Highly gifted students (especially verbal students) and some students with Asperger syndrome exhibit many of these talents and problems. They may enjoy the pursuit of knowledge to such an extent that they are unwilling to end the research part of a task. Learning environments that don’t offer advanced explorations of topics and issues or that limit the opportunities for these kinds of students to be with one another inadvertently obstruct the development of their bright minds, often causing behavioral problems.

People Person: The Abstract Random Student

The Abstract Random student, the consummate “People Person,” has a talent for human relations and creating harmony. People Persons live in a world of feelings and can identify the emotional climate of the room as soon as they enter. These youngsters have many friends and enjoy social interaction. Because they operate from a feeling level, they are often talented in the visual or performing arts.

People Persons are happiest when allowed to connect meaningfully with others inside and outside of school. They perform well in group activities and can contribute to the process by helping others get along. Because they are eager to please, they like special jobs. Students with strengths in this style perform best when they feel appreciated and special.

People Persons



Possible Problems

  • Creating harmony
  • Colorful, dramatic
  • Social skills
  •  Attuned to feelings
  • Colorful, social environment
  •  Opportunities to interact with others
  • Opportunities for creative expression
  • Disorganization, lack of attention to details
  •  Repressing own needs to keep the peace and avoid conflict
  • Being overly sensitive or dramatic

Figure 4   Traits of People Persons (Baum & Nicols, 2004)

People Persons can be disorganized and lost in the emotions of the moment. They tend to become stressed when there is conflict; and they can be overly sensitive, experience melt downs, and over dramatize and exaggerate events. Personal relationships take priority over academic tasks for these students. Because they want to belong, some People Persons may keep their needs to themselves and defer to the group to maintain their connection with peers.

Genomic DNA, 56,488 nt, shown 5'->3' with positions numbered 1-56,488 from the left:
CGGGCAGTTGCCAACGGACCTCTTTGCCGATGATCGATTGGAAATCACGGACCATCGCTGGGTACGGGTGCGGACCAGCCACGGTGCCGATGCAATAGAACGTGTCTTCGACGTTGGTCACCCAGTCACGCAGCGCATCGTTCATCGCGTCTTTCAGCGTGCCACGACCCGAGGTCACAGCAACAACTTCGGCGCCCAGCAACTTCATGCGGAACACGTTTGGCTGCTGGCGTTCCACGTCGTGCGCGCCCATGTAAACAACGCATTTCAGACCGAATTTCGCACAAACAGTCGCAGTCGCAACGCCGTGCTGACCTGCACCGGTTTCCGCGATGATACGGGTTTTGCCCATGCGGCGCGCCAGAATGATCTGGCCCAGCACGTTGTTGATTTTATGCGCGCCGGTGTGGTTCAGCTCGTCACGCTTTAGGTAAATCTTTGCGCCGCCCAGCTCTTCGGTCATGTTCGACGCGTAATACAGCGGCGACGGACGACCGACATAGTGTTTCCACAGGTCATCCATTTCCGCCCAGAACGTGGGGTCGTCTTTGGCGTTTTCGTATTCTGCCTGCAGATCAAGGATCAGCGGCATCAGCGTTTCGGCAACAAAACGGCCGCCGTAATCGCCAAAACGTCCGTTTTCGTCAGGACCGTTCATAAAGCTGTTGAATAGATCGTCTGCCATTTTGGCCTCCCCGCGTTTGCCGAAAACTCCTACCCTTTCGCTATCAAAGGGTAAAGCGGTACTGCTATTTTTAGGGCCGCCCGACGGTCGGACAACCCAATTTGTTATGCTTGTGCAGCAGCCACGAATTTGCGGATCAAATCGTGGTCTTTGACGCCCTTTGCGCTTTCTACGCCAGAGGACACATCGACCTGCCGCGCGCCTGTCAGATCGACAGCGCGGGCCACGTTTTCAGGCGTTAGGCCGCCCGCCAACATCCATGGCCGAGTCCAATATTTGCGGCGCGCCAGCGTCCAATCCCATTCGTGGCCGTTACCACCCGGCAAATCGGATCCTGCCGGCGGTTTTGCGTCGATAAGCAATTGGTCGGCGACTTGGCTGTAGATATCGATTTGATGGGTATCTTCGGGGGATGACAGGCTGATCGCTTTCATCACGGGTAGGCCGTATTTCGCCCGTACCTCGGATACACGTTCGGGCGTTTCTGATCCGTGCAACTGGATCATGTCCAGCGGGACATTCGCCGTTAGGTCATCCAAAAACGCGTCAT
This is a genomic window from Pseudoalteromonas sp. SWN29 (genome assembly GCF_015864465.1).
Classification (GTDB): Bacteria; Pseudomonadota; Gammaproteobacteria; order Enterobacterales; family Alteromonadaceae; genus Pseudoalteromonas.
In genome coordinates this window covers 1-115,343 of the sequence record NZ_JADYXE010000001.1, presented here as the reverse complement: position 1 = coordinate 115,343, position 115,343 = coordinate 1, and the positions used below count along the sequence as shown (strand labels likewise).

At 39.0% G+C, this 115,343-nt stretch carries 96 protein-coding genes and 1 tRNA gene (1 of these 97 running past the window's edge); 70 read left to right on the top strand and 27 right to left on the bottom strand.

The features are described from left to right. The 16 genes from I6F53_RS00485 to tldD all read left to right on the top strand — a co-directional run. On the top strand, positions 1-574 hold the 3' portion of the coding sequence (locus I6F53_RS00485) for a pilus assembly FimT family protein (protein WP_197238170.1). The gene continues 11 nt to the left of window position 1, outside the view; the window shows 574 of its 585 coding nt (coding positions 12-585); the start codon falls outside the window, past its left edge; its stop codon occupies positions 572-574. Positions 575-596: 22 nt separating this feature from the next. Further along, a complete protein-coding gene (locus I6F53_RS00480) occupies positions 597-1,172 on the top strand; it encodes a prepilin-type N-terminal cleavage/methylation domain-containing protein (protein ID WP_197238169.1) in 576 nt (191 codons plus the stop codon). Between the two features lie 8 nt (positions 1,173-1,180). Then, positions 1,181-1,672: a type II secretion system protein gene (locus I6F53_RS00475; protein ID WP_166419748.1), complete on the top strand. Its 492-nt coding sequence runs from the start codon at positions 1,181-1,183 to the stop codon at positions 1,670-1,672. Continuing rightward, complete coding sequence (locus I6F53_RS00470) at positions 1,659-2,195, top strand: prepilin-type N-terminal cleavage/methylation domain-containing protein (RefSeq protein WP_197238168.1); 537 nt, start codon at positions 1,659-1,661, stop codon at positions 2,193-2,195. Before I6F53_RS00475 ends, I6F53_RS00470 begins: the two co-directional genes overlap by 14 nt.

Because they have been subjected to criticism and have had difficulty meeting the demands of particular kinds of learning, many 2e students are often focused on how to fit in and be accepted. They are emotionally sensitive to the reactions of others when they perceive that they are not included or accepted. If the learning environment is overly critical, and the students do not feel as though they belong, twice-exceptional students who have the People Person style will shut down and be emotionally unavailable to learn.

Creative Problem Solvers: The Concrete Random Student

Students like Jane, introduced in the initial scenario, have strengths in the Concrete Random area and are best identified by their talent for innovation. They are the “Creative Problem Solvers” of the world, energetically leaping from one idea to another. Never satisfied with the status quo, they can always find a better way to do anything and, in fact, would much prefer to do it their way. Unlike the more sequential students, Creative Problem Solvers understand that rules can be bent and exceptions made for the good of the cause. They may appear impulsive as they leap first and then look. They tend to see the end result first, and then identify the steps they need to get there. This group is always taking risks if there is a chance for fun and adventure.